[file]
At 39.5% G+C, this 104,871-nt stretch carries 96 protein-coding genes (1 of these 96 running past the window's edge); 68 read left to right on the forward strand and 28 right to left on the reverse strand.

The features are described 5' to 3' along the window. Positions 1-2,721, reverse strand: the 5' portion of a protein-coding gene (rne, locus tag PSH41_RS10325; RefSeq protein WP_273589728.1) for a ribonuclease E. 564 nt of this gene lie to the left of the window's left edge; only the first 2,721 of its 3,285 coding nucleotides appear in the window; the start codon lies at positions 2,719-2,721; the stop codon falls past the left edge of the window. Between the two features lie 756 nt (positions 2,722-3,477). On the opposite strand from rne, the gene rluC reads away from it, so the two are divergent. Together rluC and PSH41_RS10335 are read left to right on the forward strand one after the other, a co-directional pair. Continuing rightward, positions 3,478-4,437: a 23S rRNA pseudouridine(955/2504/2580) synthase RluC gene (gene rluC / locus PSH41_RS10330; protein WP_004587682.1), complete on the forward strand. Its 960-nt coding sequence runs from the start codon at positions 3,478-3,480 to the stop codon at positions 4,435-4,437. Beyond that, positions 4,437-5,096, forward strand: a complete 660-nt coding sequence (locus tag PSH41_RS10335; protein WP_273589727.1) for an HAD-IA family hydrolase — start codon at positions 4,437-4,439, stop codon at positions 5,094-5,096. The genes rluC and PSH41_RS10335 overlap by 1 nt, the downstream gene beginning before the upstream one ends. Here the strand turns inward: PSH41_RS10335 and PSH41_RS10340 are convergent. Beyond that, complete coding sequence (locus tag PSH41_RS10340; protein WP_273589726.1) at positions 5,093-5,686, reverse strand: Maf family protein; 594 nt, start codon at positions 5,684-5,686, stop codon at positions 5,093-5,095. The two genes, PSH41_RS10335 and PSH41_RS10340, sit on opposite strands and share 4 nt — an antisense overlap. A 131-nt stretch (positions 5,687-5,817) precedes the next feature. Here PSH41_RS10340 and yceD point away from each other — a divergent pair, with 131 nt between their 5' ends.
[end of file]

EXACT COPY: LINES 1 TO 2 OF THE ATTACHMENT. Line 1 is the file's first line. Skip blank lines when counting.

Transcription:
At 39.5% G+C, this 104,871-nt stretch carries 96 protein-coding genes (1 of these 96 running past the window's edge); 68 read left to right on the forward strand and 28 right to left on the reverse strand.

The features are described 5' to 3' along the window. Positions 1-2,721, reverse strand: the 5' portion of a protein-coding gene (rne, locus tag PSH41_RS10325; RefSeq protein WP_273589728.1) for a ribonuclease E. 564 nt of this gene lie to the left of the window's left edge; only the first 2,721 of its 3,285 coding nucleotides appear in the window; the start codon lies at positions 2,719-2,721; the stop codon falls past the left edge of the window. Between the two features lie 756 nt (positions 2,722-3,477). On the opposite strand from rne, the gene rluC reads away from it, so the two are divergent. Together rluC and PSH41_RS10335 are read left to right on the forward strand one after the other, a co-directional pair. Continuing rightward, positions 3,478-4,437: a 23S rRNA pseudouridine(955/2504/2580) synthase RluC gene (gene rluC / locus PSH41_RS10330; protein WP_004587682.1), complete on the forward strand. Its 960-nt coding sequence runs from the start codon at positions 3,478-3,480 to the stop codon at positions 4,435-4,437. Beyond that, positions 4,437-5,096, forward strand: a complete 660-nt coding sequence (locus tag PSH41_RS10335; protein WP_273589727.1) for an HAD-IA family hydrolase — start codon at positions 4,437-4,439, stop codon at positions 5,094-5,096. The genes rluC and PSH41_RS10335 overlap by 1 nt, the downstream gene beginning before the upstream one ends. Here the strand turns inward: PSH41_RS10335 and PSH41_RS10340 are convergent. Beyond that, complete coding sequence (locus tag PSH41_RS10340; protein WP_273589726.1) at positions 5,093-5,686, reverse strand: Maf family protein; 594 nt, start codon at positions 5,684-5,686, stop codon at positions 5,093-5,095. The two genes, PSH41_RS10335 and PSH41_RS10340, sit on opposite strands and share 4 nt — an antisense overlap. A 131-nt stretch (positions 5,687-5,817) precedes the next feature. Here PSH41_RS10340 and yceD point away from each other — a divergent pair, with 131 nt between their 5' ends.